This kind of change is also more socialist in nature. A society in need of change no longer depends upon one charismatic leader, a Sequoia or a Castro; we no longer need to wait for a rare genius, a Graham Bell or a Steve Jobs. Instead, anyone can go online and tune into endless sources of creative ideas that can be be employed to positively stimulate imaginations and support societies.

In China and other parts of Asia, parents routinely tell me that their children are going to study, work, and live in places far away from home. Clearly, migration at all socioeconomic levels has increased globally. Whether based on wretchedness - a diaspora of terror for refugees, or of hope - a diaspora of Chinese post-docs, all these migrants take their cultural imaginations with them. Such narratives and world views are fusing and transforming the people they will live alongside, and vice versa. Hybrid cultures, like mushrooms after a rain, are created by these migrants.

I am not ignoring the wretched or the fact that mass media does go hand in hand with global imperialism. The modern world is trying to teach us all to consume more, and to use English, and to work until we die, to support the needs of some mega corporation ruled by those without conscience. Those in league with them create adverts that seek to convince you to believe such consumption is pleasurable, and always must be increased.

I advocate selective consumption, which also generates pleasure. This kind of conscious consumption, a thoughtful chomping down, offers agency to the consumer. Moreover, it can also generate freedom. How can I make such an assertion? Just as thoughtless consumption brings escape and even addiction, so does aware consumption give rise to the creative imagination, which in turn may stimulate action, and pleasurable escape. And what is freedom but getting out of ourselves in a very creative way? I listen to Mongolian rap or read contemporary Chinese fiction, and get  a sense of the freedom that comes from the fusion of ideas, the global consciousness interacting with the so-called mundane world. Imagination via media and mobility means action as well as consumption. Revolutions come from ideas, just as spare-tires come from too much McDonald’s.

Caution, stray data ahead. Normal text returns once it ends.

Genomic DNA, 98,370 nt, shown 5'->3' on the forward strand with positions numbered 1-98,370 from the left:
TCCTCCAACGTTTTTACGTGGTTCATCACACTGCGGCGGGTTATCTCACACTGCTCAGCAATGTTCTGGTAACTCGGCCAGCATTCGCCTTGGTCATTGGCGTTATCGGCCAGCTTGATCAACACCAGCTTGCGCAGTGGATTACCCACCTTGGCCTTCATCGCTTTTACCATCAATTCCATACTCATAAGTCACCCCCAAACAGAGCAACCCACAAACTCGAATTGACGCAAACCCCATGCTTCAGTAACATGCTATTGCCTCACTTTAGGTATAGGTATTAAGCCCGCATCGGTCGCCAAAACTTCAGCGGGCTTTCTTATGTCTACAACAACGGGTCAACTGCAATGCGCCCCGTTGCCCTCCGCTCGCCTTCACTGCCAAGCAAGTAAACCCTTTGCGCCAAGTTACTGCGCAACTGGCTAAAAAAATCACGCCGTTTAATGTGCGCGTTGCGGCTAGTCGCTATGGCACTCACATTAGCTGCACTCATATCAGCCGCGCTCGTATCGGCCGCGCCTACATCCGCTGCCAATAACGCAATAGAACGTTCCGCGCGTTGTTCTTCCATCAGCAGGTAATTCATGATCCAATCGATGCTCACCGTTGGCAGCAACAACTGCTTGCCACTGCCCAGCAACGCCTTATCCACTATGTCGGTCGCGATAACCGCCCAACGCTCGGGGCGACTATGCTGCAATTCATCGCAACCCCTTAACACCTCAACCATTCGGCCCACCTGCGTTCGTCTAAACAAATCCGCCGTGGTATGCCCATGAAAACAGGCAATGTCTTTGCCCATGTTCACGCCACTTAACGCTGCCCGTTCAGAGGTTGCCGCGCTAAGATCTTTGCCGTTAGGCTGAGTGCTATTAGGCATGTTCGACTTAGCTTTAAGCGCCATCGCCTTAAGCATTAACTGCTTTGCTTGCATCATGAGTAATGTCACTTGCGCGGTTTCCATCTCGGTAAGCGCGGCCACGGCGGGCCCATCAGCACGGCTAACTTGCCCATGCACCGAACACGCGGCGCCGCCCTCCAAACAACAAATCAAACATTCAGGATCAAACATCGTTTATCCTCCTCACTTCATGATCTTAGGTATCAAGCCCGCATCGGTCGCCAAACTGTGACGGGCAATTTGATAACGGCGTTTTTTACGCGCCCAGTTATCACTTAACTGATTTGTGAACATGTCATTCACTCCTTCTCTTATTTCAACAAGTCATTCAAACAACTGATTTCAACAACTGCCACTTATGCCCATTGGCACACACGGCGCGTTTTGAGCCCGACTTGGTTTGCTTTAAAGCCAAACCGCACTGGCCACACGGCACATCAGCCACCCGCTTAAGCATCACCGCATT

Another benefit of today’s media and mobility is the ease in which we may form affinity groups with others, anywhere in the world. LIfe is so short, but our hearts and minds can travel quickly now to meet with others. Interactions can be conducted online or in person; face to face contact is facilitated by modern transport systems. The collective sharing of ideas though sound and image, via cell phones, tablets, computers, all keep us wired to those we love and respect. For gleaning ideas, we build, using these devices, our own private universities and libraries, by connecting and sharing ideas with the people we meet online and through our travels. The era of seeking out a lone guru on a mountaintop is over.

Many Chinese tell me that the modern world, the developed world, is out of their reach: they must go to the west to find it. But is this really so? Globalization, in synch with media and modern technology, has constructed bridges between ideas and academia, information and intellectuals, as well as producers and consumers. Certainly, I urge my youthful Asian friends to travel to see the world, whether it be through cyber space or on a jumbo jet. Both are gateways to transforming and expanding one’s identity.

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Leah Sellers2013-09-08 16:19:10
Yes Ma'am,
Insightful and 'Nail-on-the-Head' Observation.
Thank you